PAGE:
What is the prognosis? The outcome for patients who recover from acute flaccid myelitis depends on how many muscles are affected. Patients who recover more completely will usually have fewer problems with mobility or walking than those who do not recover as well.
In some cases, acute flaccid myelitis can lead to long-term disability or damage to the brain or spinal cord. Most patients make a full recovery within six months to two years. However, some people remain partially impaired after recovering from acute flaccid myelitis.
Why would someone get acute flaccid myelitis? Acute flaccid myelitis can occur at any age, but it most often affects children ages 5 to 14. It is not known exactly what causes acute flaccid myelitis, but theories include infection, vaccination, chemical exposure, and other diseases.
The diagnosis of acute flaccid myelitis requires evidence of muscle weakness and loss of reflexes in addition to spinal cord involvement. There are several different types of acute flaccid myelitis.
Your muscles atrophy become flabby as a result of flaccid paralysis. It causes muscular weakness. Spastic paralysis is characterized by tight and rigid muscles. It might cause your muscles to twitch or spasm uncontrollably.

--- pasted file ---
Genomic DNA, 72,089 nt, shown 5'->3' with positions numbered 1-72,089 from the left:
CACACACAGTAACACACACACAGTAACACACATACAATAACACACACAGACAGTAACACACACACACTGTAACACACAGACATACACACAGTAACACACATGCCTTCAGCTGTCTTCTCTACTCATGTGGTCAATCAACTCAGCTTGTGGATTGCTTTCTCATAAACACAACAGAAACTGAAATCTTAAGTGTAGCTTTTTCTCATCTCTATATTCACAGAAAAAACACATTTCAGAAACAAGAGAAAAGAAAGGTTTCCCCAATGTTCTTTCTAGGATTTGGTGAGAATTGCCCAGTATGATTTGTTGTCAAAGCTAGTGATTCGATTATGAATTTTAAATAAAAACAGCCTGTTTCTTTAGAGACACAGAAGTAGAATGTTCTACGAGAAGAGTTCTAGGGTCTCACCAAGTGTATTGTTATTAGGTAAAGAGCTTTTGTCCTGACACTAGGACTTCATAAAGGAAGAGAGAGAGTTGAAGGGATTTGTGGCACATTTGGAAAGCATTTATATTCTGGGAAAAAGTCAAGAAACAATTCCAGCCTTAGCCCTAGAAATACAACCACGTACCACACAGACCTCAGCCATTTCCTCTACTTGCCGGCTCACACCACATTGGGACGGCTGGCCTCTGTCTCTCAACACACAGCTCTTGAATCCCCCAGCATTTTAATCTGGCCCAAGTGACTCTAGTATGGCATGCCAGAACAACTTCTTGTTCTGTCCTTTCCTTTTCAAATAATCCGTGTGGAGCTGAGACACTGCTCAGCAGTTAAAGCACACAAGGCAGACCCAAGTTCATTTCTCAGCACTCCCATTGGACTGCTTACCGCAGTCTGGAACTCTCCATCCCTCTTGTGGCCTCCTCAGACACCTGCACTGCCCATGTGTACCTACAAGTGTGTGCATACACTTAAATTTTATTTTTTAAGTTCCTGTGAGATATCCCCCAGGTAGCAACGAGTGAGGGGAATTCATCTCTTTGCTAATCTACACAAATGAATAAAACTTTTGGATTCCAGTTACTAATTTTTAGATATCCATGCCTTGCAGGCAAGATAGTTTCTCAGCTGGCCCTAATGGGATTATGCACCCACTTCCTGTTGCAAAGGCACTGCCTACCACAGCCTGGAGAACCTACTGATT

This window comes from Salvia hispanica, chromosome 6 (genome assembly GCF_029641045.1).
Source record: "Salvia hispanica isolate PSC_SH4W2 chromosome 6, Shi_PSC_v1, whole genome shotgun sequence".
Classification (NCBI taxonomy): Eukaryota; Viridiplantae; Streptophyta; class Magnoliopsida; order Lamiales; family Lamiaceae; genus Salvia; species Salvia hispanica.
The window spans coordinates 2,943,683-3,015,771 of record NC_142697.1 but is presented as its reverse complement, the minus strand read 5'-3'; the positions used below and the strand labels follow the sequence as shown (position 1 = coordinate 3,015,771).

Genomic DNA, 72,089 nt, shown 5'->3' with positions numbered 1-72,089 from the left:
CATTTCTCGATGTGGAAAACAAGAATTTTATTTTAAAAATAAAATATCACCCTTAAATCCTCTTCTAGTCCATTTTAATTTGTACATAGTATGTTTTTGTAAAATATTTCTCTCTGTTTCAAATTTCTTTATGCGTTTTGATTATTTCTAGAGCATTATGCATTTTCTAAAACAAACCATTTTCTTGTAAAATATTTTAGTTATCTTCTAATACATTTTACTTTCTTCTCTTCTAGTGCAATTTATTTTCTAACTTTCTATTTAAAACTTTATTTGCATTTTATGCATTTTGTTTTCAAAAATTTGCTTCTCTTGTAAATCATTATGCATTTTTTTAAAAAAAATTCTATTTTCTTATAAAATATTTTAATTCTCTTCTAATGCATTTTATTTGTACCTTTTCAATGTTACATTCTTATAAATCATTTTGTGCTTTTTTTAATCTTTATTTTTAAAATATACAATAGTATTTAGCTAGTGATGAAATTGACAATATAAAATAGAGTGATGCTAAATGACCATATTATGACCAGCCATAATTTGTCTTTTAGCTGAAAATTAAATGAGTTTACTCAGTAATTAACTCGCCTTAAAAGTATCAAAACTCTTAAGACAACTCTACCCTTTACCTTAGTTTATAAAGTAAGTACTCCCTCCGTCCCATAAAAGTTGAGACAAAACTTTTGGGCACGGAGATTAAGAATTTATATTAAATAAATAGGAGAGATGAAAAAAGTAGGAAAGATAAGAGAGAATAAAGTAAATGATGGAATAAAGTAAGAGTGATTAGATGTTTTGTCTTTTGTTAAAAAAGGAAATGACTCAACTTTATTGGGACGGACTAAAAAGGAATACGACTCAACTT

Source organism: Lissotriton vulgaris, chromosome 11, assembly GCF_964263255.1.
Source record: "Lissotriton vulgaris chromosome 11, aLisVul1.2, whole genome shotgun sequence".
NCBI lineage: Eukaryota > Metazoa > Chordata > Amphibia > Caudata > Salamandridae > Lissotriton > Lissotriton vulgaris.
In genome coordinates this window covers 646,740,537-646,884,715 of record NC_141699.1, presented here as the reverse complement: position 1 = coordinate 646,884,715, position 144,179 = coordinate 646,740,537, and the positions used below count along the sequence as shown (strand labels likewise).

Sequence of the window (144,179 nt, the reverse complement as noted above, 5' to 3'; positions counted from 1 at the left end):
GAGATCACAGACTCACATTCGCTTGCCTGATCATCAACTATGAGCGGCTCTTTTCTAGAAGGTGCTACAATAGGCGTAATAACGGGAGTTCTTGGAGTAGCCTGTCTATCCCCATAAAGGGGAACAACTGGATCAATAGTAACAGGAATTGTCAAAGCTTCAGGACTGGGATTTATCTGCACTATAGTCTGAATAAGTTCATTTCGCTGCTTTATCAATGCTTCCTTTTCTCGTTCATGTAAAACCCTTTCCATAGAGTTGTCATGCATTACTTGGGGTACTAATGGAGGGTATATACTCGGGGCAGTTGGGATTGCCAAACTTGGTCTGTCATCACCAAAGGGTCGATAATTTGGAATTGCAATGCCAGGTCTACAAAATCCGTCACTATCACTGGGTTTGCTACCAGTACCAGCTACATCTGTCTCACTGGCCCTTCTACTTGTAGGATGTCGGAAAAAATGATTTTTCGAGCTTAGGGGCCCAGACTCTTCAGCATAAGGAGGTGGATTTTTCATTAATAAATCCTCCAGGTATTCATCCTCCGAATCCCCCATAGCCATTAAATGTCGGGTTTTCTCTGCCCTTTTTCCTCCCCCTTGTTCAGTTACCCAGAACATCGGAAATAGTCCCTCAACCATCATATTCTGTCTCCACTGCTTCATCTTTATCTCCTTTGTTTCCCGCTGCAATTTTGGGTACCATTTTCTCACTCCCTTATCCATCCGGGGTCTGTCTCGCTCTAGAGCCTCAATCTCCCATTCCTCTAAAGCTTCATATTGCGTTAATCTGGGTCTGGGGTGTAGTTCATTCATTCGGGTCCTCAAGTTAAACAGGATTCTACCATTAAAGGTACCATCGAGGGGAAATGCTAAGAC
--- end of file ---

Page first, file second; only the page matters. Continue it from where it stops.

Flaccid paralysis can be caused by damage to the brain or spinal cord that interrupts the flow of information to muscle groups. This may happen as a result of stroke, traumatic brain injury, or neurodegenerative diseases such as Alzheimer's disease and Parkinson's disease. Spastic paralysis usually results from damage to the brain or spinal cord that interrupts the flow of information to the motor neurons that control muscle movement. These disorders often occur together because damage to one area of the brain can lead to damage in other areas through the release of neurotransmitters. For example, if the brain stem is damaged, then the signals reaching the muscles below this area will also be disrupted because they come from there.
People with flaccid paralysis can still move their eyes, but cannot do so voluntarily. People with spastic paralysis can sometimes move their eyes but cannot do so voluntarily. The reason for this is that the nerve cells responsible for controlling eye movement are located in the brain stem rather than in the cortex like most of the nerves controlling body movement.